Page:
• It is possible that a vaccine may be approved sometime this fall. However, to achieve maximum vaccine-induced herd immunity we need two factors to be as high as possible: vaccine effectiveness and vaccine trust. The more people trust the vaccine, the more they will want to be vaccinated. This comes as a poll shows close to one half (42.4%) of participants indicated hesitancy to be vaccinated against Covid-19 when a vaccine becomes available.
  • Dr. Moncef Slaoui, the leader of Operation Warp Speed, said in an interview with Science magazine that he will quit if politics trumps science, despite the Trump administration putting intense pressure on the FDA to approve a vaccine in time for the president’s re-election bid.
  • Data from Phase I/II trials from Russia’s vaccine show that the vaccine elicited a robust immune response; however this was a small sample size and more trials will be needed to guarantee safety and efficacy.

As we move on to our discussion of higher education, new predictions from the Institute for Health Metrics and Evaluation at the University of Washington show 325,907 deaths predicted by December 1 and 410,451 by January 1. Last week, the model predicted 317,312 deaths by December 1. While many health experts are skeptical about forecasting more than a few weeks in advance, it is clear that the U.S. could be in for a dark fall. But wait, there is a national strategy! Trump wants to narrow the administration’s coronavirus testing strategy. “The challenge is that they didn’t want to find more cases. They didn’t want the numbers to keep going up,” one senior Republican official said to Politico. This decision will cost lives.

Higher education

Colleges are “building the plane as they fly it,” senior editor at The Chronicle of Higher Education Andy Thomason said in an interview with WBUR. After spending the last few months analyzing college fall plans and now seeing more and more walk them back before or after students arrive on campus, I see this could not be more true. This week, I launched a tracker in partnership with Inside Higher Ed monitoring changes to colleges’ fall plans.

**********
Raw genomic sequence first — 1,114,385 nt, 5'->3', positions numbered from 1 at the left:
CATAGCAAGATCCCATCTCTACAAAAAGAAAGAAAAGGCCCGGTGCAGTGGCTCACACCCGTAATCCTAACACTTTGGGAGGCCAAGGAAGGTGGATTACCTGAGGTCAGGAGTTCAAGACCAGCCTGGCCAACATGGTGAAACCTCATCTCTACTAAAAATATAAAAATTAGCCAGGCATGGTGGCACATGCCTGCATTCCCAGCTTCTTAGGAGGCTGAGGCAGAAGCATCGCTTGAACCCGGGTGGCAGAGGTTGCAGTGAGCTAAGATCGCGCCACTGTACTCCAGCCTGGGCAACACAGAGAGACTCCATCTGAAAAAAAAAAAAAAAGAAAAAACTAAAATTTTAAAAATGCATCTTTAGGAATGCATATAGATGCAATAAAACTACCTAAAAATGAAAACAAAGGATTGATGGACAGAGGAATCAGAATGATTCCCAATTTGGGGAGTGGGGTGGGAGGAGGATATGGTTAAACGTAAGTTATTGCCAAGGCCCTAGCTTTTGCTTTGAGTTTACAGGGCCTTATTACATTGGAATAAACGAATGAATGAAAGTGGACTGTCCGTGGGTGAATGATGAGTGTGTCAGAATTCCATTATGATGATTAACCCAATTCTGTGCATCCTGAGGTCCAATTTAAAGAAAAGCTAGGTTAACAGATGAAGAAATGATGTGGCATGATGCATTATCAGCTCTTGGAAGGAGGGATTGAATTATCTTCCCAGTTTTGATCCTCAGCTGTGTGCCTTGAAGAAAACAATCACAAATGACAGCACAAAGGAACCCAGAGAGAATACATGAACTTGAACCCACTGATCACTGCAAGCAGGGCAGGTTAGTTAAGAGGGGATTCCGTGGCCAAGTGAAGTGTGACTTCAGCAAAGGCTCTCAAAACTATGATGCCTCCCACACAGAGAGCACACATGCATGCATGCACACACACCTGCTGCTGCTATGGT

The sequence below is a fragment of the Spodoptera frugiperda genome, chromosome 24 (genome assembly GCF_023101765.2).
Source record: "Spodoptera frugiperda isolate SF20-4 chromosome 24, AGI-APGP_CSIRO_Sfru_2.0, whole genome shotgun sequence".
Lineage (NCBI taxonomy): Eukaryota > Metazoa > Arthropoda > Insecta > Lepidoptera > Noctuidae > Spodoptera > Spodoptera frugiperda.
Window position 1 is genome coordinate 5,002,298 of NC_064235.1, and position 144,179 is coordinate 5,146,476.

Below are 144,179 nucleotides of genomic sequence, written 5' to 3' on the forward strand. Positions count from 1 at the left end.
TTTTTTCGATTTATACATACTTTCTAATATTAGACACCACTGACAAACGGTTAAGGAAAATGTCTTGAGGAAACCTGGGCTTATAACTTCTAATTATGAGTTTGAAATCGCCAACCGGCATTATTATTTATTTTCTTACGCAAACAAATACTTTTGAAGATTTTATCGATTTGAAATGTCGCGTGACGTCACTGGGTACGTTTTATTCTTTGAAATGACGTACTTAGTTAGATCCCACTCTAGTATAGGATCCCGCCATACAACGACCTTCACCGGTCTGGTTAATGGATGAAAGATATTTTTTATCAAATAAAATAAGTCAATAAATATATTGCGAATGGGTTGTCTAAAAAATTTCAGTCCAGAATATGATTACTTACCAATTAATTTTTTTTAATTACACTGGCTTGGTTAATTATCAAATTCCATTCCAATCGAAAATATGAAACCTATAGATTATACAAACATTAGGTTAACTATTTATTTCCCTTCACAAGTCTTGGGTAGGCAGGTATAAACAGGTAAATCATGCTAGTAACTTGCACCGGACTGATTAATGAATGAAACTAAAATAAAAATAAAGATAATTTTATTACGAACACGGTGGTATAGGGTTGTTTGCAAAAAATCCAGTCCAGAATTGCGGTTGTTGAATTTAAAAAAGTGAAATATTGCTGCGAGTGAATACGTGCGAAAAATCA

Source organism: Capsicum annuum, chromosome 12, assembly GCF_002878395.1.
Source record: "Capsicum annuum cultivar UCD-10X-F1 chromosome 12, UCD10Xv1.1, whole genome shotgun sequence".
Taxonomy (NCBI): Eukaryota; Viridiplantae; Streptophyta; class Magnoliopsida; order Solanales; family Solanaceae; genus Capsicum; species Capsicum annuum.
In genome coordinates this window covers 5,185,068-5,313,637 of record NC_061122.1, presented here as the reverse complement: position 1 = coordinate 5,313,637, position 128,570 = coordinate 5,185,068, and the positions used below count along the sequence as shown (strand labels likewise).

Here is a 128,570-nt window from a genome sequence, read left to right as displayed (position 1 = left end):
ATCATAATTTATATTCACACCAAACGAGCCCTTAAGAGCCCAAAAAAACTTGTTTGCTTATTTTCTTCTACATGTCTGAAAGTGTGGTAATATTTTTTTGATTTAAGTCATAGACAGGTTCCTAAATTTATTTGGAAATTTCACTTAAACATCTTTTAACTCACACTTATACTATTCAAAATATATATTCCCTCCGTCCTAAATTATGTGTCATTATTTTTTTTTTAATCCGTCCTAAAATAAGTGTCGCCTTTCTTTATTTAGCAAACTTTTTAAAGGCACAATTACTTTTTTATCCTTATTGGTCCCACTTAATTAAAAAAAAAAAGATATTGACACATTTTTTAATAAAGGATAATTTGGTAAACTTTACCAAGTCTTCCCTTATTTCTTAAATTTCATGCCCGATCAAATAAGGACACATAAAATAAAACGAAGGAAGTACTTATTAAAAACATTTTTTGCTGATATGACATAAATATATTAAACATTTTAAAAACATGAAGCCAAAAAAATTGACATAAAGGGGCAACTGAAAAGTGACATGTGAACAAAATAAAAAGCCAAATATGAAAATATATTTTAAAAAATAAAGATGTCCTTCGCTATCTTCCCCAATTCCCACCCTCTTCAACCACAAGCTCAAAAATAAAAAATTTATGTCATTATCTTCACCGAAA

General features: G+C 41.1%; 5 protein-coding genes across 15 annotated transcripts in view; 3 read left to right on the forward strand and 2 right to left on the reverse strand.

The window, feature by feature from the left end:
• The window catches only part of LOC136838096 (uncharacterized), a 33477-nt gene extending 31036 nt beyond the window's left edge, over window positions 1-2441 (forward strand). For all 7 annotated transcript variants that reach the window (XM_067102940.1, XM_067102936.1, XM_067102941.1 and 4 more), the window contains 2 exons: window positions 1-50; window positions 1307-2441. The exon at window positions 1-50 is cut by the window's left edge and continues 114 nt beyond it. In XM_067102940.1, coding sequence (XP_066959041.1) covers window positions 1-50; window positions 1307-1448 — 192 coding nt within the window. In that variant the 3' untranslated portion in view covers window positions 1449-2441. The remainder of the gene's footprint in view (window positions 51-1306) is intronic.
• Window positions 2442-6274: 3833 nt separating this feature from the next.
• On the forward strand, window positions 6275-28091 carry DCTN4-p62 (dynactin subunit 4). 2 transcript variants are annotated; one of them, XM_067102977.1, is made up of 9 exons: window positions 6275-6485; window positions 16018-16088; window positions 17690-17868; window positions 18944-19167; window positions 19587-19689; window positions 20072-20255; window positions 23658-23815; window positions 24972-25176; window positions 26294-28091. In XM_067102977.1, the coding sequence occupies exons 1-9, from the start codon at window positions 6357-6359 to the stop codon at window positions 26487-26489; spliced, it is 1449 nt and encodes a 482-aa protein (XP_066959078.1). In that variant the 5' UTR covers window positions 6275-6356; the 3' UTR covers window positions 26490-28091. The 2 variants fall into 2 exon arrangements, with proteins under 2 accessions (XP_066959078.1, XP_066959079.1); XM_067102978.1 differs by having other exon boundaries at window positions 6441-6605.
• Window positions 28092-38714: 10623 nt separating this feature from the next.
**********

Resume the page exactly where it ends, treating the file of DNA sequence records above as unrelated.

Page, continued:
Inside Higher Ed

Duke professor Dr. Gavin Yamey says that college outbreaks constitute a national “third wave” of infections — after the initial round of cases in New York and this summer’s influx in the South and West. I have repeatedly stated on this blog that higher ed cannot exist in a vacuum and must depend on the national picture. In the state of Iowa, for example, we have seen this convergence of these two forces in a major way. Cases in Johnson and Story Counties, where the University of Iowa and Iowa State University respectively are located, spiked following students moving in.

Both universities do not record new cases on a daily basis, so I aggregated it by week (we do not have data for ISU from the last week in August). In Johnson County, UI cases count for anywhere between 30% and 100% of the county’s weekly cases. This is staggering.

Another area of concern is test positivity — Johnson and Story Counties stand out as having positivity rates of over 20%. Iowa has now become a Covid-19 hotspot, primarily driven by these two outbreaks. Similar incidents have occurred in other counties as well, as reported by the Chronicle’s Francie Diep.

State of Iowa

The same patterns we have seen in higher ed over the summer have continued to repeat themselves. Colleges hire student ambassadors to “police” student behavior, as my colleague Alison Berg reports in the Chronicle. Some choose to dismiss students for partying. Others withhold their outbreak numbers under so-called privacy laws that legal experts say do not cover case counts, as they are not personally identifiable information. Over the last few months we’ve discussed a need for colleges to publicly post “thresholds” — how many cases it will take to move a university online. What we are seeing is a real-life threshold experiment, and some colleges have more tolerance than others. While James Madison University had over 600 cumulative cases when they flipped to online, Colorado College had less than 10, with 3 first-year dorms quarantined. With the 16 schools I have currently tracked as going remote after students have arrived on campus, the mean number of days from the start of classes to the shift announcement is 7.2. This is depressing and I expect it to keep happening as the semester rolls on.